The Gamers: OCS intro and review


Bjorn  Hansson  (taragalinas) at BGG wrote this great piece. I wanted to share it with all of you .

This guide is aimed at people with just a little experience of wargames. To give them a glimpse of what OCS is all about. More experienced players will no doubt be able to find exceptions to some of the things I say, but my goal is not to write a complete guide to OCS, more to give an indication of what makes the system stand out. Feel free to add your thoughts on the game.

The Operational Combat System (OCS) is, as the name implies, an game system for simulating operational level warfare in the first half of the 20th century. The series rules and most of the games are designed by Dean Essig.

The games are played on classic hexagon maps with dual sided cardboard counters. The time scale is approximately 3½ days per turn. Each hex is about five miles in diameter and the units range from battalion to division – roughly stretching between 300-15000 men. Air units are composed of 20-40 aircraft per counter.

The data on each unit symbolises combat strength, action rating and movement. I.e. a 5-3-4 unit would have 5 in combat strength, 3 in action rating and 4 in movement. Action rating is an indicator of the unit’s training, experience, morale, cohesion etc. and ranges from 0 (very poor unit) to 5 (elite unit). Artillery has an additional number that indicates range of fire. Air units have two values. Air combat and Barrage strength.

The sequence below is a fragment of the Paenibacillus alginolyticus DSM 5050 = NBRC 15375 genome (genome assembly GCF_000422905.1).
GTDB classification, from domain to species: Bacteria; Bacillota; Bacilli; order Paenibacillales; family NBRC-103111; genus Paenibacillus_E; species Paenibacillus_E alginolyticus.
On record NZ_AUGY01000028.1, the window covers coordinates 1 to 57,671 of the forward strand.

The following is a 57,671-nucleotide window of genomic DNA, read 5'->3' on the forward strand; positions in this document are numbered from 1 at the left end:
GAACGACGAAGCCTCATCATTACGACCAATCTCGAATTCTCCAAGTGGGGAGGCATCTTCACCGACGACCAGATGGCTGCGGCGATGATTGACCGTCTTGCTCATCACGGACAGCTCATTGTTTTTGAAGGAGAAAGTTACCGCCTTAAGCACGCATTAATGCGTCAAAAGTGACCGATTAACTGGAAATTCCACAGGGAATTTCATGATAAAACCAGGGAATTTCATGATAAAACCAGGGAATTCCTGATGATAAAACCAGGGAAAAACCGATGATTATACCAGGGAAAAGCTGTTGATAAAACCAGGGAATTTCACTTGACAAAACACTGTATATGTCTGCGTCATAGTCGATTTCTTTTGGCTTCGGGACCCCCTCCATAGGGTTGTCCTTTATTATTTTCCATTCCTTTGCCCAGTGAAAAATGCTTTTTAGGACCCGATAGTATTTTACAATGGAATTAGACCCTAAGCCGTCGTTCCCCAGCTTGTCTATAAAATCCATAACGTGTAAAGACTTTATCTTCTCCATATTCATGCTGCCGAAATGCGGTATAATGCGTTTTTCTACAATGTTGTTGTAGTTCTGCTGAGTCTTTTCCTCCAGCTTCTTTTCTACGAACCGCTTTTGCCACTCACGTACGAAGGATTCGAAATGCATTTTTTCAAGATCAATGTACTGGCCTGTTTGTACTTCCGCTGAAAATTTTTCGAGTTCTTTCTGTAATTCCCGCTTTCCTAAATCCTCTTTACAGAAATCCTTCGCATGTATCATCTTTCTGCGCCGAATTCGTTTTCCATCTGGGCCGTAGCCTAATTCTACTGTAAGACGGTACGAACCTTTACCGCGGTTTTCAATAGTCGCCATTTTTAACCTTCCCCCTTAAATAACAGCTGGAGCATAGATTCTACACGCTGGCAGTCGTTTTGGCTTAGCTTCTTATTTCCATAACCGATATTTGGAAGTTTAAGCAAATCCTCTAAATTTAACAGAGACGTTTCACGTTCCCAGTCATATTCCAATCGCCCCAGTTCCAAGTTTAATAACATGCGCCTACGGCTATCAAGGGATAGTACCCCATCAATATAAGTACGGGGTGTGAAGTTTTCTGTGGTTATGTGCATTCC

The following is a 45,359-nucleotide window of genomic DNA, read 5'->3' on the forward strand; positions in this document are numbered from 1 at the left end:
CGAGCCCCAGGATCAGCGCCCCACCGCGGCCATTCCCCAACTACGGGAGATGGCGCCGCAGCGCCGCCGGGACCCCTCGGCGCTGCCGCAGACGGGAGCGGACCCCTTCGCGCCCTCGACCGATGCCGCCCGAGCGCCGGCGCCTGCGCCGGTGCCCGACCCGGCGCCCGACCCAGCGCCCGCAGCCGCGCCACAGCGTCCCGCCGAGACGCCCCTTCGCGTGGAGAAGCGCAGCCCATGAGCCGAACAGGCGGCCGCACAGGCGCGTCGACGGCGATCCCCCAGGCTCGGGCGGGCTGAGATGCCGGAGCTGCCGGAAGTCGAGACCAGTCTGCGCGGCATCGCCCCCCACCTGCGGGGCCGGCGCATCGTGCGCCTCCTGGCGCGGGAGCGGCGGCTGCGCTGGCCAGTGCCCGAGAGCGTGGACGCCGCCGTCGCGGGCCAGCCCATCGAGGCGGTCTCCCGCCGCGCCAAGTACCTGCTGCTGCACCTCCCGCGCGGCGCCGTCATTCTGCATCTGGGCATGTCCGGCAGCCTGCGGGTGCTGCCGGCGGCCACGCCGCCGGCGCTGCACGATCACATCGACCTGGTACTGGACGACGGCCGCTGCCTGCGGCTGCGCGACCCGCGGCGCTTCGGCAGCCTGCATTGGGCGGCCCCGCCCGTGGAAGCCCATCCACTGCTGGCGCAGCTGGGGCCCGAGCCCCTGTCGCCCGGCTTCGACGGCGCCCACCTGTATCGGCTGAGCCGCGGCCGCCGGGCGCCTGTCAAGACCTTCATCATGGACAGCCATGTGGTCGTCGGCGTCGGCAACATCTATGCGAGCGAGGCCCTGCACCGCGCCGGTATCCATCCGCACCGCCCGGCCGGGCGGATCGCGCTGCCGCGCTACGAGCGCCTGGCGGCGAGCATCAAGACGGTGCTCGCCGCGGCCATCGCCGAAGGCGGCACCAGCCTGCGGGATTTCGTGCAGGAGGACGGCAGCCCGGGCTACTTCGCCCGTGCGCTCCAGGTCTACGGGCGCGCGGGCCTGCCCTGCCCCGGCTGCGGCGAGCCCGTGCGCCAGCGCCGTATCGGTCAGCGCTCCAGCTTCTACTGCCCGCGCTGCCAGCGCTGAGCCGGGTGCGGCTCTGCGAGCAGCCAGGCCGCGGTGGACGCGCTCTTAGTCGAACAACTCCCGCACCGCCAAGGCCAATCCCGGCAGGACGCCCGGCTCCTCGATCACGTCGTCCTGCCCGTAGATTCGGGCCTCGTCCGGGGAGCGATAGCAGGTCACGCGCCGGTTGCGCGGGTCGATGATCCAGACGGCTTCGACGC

OCS places its main emphasis on two aspects of warfare: logistics and mobility.

Logistics – An army marches on its stomach, Napoleon.
In OCS players are faced with one of the most troublesome facts in warfare: your supplies are limited. Major operations require huge amounts of resources – food, water, ammunition, fuel etc. You also need to have the means to deliver the supplies to every unit as the army advances.

There are two types of supply in OCS. Trace supply and Supply points. Trace supply is the type of supply found in most wargames. It is an abstraction of the supply network established by support units to deliver the daily needs to the units.

In OCS trace supply is only used for basic sustenance. The source of trace supplies usually reside off map. It enters the map via a rail line or a port. Units close to a town along the rail line or near the port is considered to be in trace supply. The trace supply network can be enlarged by the use of so called extenders (a network of transport vehicles) or by a headquarter unit. Any amount of units can be supplied within the trace supply network.